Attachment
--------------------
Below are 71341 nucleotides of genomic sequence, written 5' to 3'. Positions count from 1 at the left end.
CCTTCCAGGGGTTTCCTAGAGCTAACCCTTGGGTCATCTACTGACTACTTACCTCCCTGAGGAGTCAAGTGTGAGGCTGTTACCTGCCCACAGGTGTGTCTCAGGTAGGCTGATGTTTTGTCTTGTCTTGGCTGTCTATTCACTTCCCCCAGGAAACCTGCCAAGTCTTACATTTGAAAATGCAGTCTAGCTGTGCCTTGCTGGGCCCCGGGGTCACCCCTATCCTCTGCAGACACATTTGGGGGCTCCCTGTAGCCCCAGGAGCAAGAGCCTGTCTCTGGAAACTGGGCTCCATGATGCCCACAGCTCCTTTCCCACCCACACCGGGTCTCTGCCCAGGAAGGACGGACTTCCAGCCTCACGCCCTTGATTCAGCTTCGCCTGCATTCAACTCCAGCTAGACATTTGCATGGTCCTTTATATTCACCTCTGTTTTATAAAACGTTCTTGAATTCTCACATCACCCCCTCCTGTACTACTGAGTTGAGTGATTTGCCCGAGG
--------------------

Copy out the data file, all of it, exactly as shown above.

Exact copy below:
Below are 71341 nucleotides of genomic sequence, written 5' to 3'. Positions count from 1 at the left end.
CCTTCCAGGGGTTTCCTAGAGCTAACCCTTGGGTCATCTACTGACTACTTACCTCCCTGAGGAGTCAAGTGTGAGGCTGTTACCTGCCCACAGGTGTGTCTCAGGTAGGCTGATGTTTTGTCTTGTCTTGGCTGTCTATTCACTTCCCCCAGGAAACCTGCCAAGTCTTACATTTGAAAATGCAGTCTAGCTGTGCCTTGCTGGGCCCCGGGGTCACCCCTATCCTCTGCAGACACATTTGGGGGCTCCCTGTAGCCCCAGGAGCAAGAGCCTGTCTCTGGAAACTGGGCTCCATGATGCCCACAGCTCCTTTCCCACCCACACCGGGTCTCTGCCCAGGAAGGACGGACTTCCAGCCTCACGCCCTTGATTCAGCTTCGCCTGCATTCAACTCCAGCTAGACATTTGCATGGTCCTTTATATTCACCTCTGTTTTATAAAACGTTCTTGAATTCTCACATCACCCCCTCCTGTACTACTGAGTTGAGTGATTTGCCCGAGG